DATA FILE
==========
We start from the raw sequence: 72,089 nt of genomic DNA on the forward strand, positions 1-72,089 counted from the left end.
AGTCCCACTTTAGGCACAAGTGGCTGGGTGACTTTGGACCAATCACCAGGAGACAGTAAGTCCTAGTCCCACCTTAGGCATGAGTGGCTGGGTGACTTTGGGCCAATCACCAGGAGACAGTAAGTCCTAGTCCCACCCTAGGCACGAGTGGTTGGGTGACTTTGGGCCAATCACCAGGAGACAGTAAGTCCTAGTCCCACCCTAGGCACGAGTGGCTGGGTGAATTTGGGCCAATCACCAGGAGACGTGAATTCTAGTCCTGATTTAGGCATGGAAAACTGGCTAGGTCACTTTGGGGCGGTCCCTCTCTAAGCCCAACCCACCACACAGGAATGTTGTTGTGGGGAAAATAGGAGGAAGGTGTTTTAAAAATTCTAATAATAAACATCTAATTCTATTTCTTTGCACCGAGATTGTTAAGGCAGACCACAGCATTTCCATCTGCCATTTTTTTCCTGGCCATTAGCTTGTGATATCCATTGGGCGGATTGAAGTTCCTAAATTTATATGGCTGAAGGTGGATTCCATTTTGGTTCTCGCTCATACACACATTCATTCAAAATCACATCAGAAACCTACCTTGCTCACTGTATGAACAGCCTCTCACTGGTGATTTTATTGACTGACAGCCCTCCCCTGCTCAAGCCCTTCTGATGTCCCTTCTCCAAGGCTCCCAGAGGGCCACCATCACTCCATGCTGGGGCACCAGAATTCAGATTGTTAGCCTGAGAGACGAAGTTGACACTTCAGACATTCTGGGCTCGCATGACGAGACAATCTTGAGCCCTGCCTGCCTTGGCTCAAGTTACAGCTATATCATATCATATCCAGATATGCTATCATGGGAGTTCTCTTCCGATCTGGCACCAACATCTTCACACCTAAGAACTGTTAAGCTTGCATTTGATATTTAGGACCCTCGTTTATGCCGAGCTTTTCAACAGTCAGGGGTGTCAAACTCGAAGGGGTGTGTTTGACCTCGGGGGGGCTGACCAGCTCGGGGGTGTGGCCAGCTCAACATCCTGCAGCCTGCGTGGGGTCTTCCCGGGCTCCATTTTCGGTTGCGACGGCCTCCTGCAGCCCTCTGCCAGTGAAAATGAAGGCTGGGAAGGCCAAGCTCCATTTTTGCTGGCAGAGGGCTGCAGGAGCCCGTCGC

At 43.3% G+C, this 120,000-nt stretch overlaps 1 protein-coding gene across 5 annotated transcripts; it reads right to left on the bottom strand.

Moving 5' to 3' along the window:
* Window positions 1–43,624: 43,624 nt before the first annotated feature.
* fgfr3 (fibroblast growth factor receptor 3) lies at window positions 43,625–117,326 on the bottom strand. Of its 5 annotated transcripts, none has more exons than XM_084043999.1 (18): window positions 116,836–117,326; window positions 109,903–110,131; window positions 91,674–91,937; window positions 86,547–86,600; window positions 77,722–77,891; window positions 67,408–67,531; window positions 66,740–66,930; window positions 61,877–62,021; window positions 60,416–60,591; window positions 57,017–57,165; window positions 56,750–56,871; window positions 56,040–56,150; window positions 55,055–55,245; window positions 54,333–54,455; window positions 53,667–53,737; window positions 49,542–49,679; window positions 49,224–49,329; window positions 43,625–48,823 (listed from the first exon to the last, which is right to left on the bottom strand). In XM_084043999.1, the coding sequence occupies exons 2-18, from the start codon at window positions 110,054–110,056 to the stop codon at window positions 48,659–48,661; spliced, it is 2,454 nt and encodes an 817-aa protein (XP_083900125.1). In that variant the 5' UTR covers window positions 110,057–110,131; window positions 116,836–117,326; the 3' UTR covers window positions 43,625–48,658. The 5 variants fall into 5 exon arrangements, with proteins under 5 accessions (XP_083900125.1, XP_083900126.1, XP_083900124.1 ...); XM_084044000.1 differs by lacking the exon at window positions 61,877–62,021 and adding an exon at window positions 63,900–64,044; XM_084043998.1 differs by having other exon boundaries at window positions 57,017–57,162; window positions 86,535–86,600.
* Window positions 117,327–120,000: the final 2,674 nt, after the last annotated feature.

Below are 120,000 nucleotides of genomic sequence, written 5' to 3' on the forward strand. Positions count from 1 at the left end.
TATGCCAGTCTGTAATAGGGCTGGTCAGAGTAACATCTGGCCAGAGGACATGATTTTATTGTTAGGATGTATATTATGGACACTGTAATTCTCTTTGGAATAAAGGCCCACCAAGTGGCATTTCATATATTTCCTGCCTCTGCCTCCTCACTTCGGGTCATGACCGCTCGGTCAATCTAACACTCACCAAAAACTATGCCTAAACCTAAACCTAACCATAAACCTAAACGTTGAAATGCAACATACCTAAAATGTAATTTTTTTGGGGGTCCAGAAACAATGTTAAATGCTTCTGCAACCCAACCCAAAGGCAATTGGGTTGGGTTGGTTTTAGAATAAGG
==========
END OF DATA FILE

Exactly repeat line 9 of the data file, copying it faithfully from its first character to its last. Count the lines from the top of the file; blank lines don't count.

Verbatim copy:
TATGCCAGTCTGTAATAGGGCTGGTCAGAGTAACATCTGGCCAGAGGACATGATTTTATTGTTAGGATGTATATTATGGACACTGTAATTCTCTTTGGAATAAAGGCCCACCAAGTGGCATTTCATATATTTCCTGCCTCTGCCTCCTCACTTCGGGTCATGACCGCTCGGTCAATCTAACACTCACCAAAAACTATGCCTAAACCTAAACCTAACCATAAACCTAAACGTTGAAATGCAACATACCTAAAATGTAATTTTTTTGGGGGTCCAGAAACAATGTTAAATGCTTCTGCAACCCAACCCAAAGGCAATTGGGTTGGGTTGGTTTTAGAATAAGG